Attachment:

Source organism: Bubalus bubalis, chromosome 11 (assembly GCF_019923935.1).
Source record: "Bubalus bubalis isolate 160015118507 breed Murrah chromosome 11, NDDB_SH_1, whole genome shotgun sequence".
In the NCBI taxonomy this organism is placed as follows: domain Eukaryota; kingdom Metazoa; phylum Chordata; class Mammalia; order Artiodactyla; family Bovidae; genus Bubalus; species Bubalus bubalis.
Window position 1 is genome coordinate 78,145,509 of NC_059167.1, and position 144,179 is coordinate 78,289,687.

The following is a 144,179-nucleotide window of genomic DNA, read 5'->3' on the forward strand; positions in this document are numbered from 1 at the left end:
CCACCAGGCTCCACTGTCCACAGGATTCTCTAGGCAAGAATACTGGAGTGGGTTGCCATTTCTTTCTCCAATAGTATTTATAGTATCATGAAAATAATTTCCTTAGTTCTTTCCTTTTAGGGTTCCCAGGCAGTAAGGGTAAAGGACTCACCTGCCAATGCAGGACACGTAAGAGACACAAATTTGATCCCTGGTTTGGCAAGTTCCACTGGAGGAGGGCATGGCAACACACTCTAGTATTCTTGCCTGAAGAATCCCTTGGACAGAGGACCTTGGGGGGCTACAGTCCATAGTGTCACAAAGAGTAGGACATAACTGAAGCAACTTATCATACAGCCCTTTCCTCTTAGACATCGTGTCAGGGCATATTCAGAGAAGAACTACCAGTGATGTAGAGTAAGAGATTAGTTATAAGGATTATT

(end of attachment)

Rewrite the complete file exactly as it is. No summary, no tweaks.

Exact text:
Source organism: Bubalus bubalis, chromosome 11 (assembly GCF_019923935.1).
Source record: "Bubalus bubalis isolate 160015118507 breed Murrah chromosome 11, NDDB_SH_1, whole genome shotgun sequence".
In the NCBI taxonomy this organism is placed as follows: domain Eukaryota; kingdom Metazoa; phylum Chordata; class Mammalia; order Artiodactyla; family Bovidae; genus Bubalus; species Bubalus bubalis.
Window position 1 is genome coordinate 78,145,509 of NC_059167.1, and position 144,179 is coordinate 78,289,687.

The following is a 144,179-nucleotide window of genomic DNA, read 5'->3' on the forward strand; positions in this document are numbered from 1 at the left end:
CCACCAGGCTCCACTGTCCACAGGATTCTCTAGGCAAGAATACTGGAGTGGGTTGCCATTTCTTTCTCCAATAGTATTTATAGTATCATGAAAATAATTTCCTTAGTTCTTTCCTTTTAGGGTTCCCAGGCAGTAAGGGTAAAGGACTCACCTGCCAATGCAGGACACGTAAGAGACACAAATTTGATCCCTGGTTTGGCAAGTTCCACTGGAGGAGGGCATGGCAACACACTCTAGTATTCTTGCCTGAAGAATCCCTTGGACAGAGGACCTTGGGGGGCTACAGTCCATAGTGTCACAAAGAGTAGGACATAACTGAAGCAACTTATCATACAGCCCTTTCCTCTTAGACATCGTGTCAGGGCATATTCAGAGAAGAACTACCAGTGATGTAGAGTAAGAGATTAGTTATAAGGATTATT